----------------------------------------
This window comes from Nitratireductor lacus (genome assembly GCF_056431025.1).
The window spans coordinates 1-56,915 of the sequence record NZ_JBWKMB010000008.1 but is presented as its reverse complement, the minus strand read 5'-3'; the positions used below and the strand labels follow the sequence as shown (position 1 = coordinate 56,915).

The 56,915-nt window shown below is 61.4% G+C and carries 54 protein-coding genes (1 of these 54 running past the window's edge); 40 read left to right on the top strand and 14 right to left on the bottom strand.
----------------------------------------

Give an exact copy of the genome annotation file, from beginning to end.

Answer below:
This window comes from Nitratireductor lacus (genome assembly GCF_056431025.1).
The window spans coordinates 1-56,915 of the sequence record NZ_JBWKMB010000008.1 but is presented as its reverse complement, the minus strand read 5'-3'; the positions used below and the strand labels follow the sequence as shown (position 1 = coordinate 56,915).

The 56,915-nt window shown below is 61.4% G+C and carries 54 protein-coding genes (1 of these 54 running past the window's edge); 40 read left to right on the top strand and 14 right to left on the bottom strand.